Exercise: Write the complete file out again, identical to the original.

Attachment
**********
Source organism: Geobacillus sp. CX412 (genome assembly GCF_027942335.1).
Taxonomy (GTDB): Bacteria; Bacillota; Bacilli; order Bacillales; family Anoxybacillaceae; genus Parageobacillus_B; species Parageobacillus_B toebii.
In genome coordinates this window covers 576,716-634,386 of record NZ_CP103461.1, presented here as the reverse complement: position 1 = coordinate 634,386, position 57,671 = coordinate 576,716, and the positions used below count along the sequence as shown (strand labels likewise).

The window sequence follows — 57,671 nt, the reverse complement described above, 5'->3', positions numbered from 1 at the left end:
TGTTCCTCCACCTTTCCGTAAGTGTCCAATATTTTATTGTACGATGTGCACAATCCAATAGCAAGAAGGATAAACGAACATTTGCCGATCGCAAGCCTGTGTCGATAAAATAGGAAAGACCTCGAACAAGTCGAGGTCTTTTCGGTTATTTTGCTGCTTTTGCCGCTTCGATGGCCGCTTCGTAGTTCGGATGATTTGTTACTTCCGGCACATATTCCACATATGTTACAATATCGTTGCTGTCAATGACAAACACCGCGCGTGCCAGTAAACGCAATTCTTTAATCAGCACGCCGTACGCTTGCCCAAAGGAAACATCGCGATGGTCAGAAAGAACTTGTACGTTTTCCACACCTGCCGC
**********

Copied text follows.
Source organism: Geobacillus sp. CX412 (genome assembly GCF_027942335.1).
Taxonomy (GTDB): Bacteria; Bacillota; Bacilli; order Bacillales; family Anoxybacillaceae; genus Parageobacillus_B; species Parageobacillus_B toebii.
In genome coordinates this window covers 576,716-634,386 of record NZ_CP103461.1, presented here as the reverse complement: position 1 = coordinate 634,386, position 57,671 = coordinate 576,716, and the positions used below count along the sequence as shown (strand labels likewise).

The window sequence follows — 57,671 nt, the reverse complement described above, 5'->3', positions numbered from 1 at the left end:
TGTTCCTCCACCTTTCCGTAAGTGTCCAATATTTTATTGTACGATGTGCACAATCCAATAGCAAGAAGGATAAACGAACATTTGCCGATCGCAAGCCTGTGTCGATAAAATAGGAAAGACCTCGAACAAGTCGAGGTCTTTTCGGTTATTTTGCTGCTTTTGCCGCTTCGATGGCCGCTTCGTAGTTCGGATGATTTGTTACTTCCGGCACATATTCCACATATGTTACAATATCGTTGCTGTCAATGACAAACACCGCGCGTGCCAGTAAACGCAATTCTTTAATCAGCACGCCGTACGCTTGCCCAAAGGAAACATCGCGATGGTCAGAAAGAACTTGTACGTTTTCCACACCTGCCGC